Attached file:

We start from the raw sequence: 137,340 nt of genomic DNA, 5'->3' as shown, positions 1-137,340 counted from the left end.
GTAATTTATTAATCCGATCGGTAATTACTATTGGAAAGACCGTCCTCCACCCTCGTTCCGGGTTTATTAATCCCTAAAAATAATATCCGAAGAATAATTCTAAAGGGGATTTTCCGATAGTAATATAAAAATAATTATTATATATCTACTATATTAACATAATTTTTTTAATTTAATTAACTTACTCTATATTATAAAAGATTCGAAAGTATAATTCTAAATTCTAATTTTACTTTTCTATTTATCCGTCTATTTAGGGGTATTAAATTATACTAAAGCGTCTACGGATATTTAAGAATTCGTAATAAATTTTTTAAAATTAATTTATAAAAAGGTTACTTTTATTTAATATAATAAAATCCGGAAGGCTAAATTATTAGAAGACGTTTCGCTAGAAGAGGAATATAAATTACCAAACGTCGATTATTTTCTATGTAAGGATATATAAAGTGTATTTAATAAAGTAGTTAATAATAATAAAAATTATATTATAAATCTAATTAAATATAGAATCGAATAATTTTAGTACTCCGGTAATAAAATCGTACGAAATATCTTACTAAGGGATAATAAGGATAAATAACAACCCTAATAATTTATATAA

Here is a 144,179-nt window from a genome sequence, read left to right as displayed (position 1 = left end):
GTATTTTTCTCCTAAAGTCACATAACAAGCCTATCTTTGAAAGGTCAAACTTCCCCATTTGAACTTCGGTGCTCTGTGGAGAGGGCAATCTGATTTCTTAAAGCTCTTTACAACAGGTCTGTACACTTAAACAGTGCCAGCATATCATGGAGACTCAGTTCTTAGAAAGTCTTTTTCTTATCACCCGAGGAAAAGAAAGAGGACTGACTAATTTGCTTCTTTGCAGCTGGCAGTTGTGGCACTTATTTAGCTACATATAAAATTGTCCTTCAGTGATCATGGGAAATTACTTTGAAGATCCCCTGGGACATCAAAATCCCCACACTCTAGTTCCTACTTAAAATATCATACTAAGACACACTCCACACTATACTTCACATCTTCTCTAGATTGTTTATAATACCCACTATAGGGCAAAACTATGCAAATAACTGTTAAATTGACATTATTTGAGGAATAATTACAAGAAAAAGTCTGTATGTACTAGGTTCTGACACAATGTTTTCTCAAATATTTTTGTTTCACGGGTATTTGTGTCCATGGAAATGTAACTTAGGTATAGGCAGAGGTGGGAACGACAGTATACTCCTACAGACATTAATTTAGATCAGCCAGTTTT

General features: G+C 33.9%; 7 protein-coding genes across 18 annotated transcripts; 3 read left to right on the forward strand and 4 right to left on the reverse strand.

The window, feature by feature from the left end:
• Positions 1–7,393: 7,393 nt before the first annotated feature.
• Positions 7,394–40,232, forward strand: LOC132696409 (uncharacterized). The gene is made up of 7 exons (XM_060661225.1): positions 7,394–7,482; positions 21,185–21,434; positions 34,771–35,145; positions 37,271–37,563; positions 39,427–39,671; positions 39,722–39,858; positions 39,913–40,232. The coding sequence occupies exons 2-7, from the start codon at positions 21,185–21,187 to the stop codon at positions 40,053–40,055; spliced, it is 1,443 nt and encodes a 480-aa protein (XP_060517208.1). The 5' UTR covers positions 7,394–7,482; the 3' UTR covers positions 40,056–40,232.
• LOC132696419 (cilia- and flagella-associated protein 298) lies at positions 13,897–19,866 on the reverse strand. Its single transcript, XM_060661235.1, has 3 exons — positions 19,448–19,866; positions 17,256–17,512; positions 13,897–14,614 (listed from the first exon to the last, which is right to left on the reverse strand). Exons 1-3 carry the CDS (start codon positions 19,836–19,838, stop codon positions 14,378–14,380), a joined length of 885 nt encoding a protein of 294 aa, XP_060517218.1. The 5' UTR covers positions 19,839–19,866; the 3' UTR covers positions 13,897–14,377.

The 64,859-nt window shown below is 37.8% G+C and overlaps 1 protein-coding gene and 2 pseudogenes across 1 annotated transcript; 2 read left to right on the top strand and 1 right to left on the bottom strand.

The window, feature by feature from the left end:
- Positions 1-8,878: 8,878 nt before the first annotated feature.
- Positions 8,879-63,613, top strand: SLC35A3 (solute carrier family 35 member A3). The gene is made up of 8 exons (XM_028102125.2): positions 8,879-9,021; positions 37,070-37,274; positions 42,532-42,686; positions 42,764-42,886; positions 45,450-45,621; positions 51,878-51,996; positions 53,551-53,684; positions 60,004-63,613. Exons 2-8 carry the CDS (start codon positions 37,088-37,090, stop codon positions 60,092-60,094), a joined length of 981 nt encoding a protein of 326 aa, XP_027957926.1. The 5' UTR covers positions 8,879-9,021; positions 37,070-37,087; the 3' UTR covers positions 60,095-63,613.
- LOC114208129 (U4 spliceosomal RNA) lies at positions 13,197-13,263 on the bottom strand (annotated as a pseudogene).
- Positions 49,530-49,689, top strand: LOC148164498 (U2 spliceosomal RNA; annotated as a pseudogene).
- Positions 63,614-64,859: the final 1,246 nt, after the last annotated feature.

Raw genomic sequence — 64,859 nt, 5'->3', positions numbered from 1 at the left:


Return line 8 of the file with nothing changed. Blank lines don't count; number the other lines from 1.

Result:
• Positions 7,394–40,232, forward strand: LOC132696409 (uncharacterized). The gene is made up of 7 exons (XM_060661225.1): positions 7,394–7,482; positions 21,185–21,434; positions 34,771–35,145; positions 37,271–37,563; positions 39,427–39,671; positions 39,722–39,858; positions 39,913–40,232. The coding sequence occupies exons 2-7, from the start codon at positions 21,185–21,187 to the stop codon at positions 40,053–40,055; spliced, it is 1,443 nt and encodes a 480-aa protein (XP_060517208.1). The 5' UTR covers positions 7,394–7,482; the 3' UTR covers positions 40,056–40,232.